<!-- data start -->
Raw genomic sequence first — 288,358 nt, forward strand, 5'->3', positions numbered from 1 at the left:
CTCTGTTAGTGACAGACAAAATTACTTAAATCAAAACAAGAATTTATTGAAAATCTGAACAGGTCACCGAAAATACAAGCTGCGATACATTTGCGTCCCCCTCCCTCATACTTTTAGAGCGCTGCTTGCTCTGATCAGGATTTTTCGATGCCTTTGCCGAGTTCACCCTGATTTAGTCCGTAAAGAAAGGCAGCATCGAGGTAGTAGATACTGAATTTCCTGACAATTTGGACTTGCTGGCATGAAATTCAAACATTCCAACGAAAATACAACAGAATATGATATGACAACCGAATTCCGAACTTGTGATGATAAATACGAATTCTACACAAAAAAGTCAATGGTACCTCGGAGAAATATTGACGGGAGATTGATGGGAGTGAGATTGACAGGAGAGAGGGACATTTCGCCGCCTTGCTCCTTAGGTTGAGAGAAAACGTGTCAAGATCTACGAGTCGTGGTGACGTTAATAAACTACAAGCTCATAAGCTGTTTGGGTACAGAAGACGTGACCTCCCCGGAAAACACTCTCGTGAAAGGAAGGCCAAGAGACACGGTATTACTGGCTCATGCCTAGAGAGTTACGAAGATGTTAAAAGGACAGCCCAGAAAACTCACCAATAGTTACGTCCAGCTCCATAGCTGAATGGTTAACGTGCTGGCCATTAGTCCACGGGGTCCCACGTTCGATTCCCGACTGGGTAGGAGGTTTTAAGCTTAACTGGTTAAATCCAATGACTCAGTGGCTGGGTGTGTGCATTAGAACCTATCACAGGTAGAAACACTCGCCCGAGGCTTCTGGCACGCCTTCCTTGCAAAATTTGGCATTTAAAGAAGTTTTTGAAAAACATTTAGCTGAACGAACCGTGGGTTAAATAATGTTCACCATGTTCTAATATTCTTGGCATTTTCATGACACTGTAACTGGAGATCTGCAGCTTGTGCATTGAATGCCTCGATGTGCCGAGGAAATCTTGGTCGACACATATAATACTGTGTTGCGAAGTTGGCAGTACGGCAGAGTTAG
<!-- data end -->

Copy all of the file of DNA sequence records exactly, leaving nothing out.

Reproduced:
Raw genomic sequence first — 288,358 nt, forward strand, 5'->3', positions numbered from 1 at the left:
CTCTGTTAGTGACAGACAAAATTACTTAAATCAAAACAAGAATTTATTGAAAATCTGAACAGGTCACCGAAAATACAAGCTGCGATACATTTGCGTCCCCCTCCCTCATACTTTTAGAGCGCTGCTTGCTCTGATCAGGATTTTTCGATGCCTTTGCCGAGTTCACCCTGATTTAGTCCGTAAAGAAAGGCAGCATCGAGGTAGTAGATACTGAATTTCCTGACAATTTGGACTTGCTGGCATGAAATTCAAACATTCCAACGAAAATACAACAGAATATGATATGACAACCGAATTCCGAACTTGTGATGATAAATACGAATTCTACACAAAAAAGTCAATGGTACCTCGGAGAAATATTGACGGGAGATTGATGGGAGTGAGATTGACAGGAGAGAGGGACATTTCGCCGCCTTGCTCCTTAGGTTGAGAGAAAACGTGTCAAGATCTACGAGTCGTGGTGACGTTAATAAACTACAAGCTCATAAGCTGTTTGGGTACAGAAGACGTGACCTCCCCGGAAAACACTCTCGTGAAAGGAAGGCCAAGAGACACGGTATTACTGGCTCATGCCTAGAGAGTTACGAAGATGTTAAAAGGACAGCCCAGAAAACTCACCAATAGTTACGTCCAGCTCCATAGCTGAATGGTTAACGTGCTGGCCATTAGTCCACGGGGTCCCACGTTCGATTCCCGACTGGGTAGGAGGTTTTAAGCTTAACTGGTTAAATCCAATGACTCAGTGGCTGGGTGTGTGCATTAGAACCTATCACAGGTAGAAACACTCGCCCGAGGCTTCTGGCACGCCTTCCTTGCAAAATTTGGCATTTAAAGAAGTTTTTGAAAAACATTTAGCTGAACGAACCGTGGGTTAAATAATGTTCACCATGTTCTAATATTCTTGGCATTTTCATGACACTGTAACTGGAGATCTGCAGCTTGTGCATTGAATGCCTCGATGTGCCGAGGAAATCTTGGTCGACACATATAATACTGTGTTGCGAAGTTGGCAGTACGGCAGAGTTAG